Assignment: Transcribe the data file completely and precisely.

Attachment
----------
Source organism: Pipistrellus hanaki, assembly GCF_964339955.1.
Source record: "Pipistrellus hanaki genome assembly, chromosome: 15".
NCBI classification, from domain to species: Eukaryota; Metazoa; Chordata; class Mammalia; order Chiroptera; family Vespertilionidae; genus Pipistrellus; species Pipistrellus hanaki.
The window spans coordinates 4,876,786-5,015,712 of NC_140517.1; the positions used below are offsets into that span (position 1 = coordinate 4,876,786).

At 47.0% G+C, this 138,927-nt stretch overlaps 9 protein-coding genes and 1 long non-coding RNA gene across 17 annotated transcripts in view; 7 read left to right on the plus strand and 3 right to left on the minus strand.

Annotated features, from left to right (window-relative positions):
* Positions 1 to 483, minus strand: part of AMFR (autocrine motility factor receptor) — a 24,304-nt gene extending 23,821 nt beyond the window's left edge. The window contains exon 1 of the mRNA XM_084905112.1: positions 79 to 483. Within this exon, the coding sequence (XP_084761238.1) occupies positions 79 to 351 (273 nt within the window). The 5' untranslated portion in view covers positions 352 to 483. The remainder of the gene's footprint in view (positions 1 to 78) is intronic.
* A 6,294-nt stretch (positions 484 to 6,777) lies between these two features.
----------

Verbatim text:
Source organism: Pipistrellus hanaki, assembly GCF_964339955.1.
Source record: "Pipistrellus hanaki genome assembly, chromosome: 15".
NCBI classification, from domain to species: Eukaryota; Metazoa; Chordata; class Mammalia; order Chiroptera; family Vespertilionidae; genus Pipistrellus; species Pipistrellus hanaki.
The window spans coordinates 4,876,786-5,015,712 of NC_140517.1; the positions used below are offsets into that span (position 1 = coordinate 4,876,786).

At 47.0% G+C, this 138,927-nt stretch overlaps 9 protein-coding genes and 1 long non-coding RNA gene across 17 annotated transcripts in view; 7 read left to right on the plus strand and 3 right to left on the minus strand.

Annotated features, from left to right (window-relative positions):
* Positions 1 to 483, minus strand: part of AMFR (autocrine motility factor receptor) — a 24,304-nt gene extending 23,821 nt beyond the window's left edge. The window contains exon 1 of the mRNA XM_084905112.1: positions 79 to 483. Within this exon, the coding sequence (XP_084761238.1) occupies positions 79 to 351 (273 nt within the window). The 5' untranslated portion in view covers positions 352 to 483. The remainder of the gene's footprint in view (positions 1 to 78) is intronic.
* A 6,294-nt stretch (positions 484 to 6,777) lies between these two features.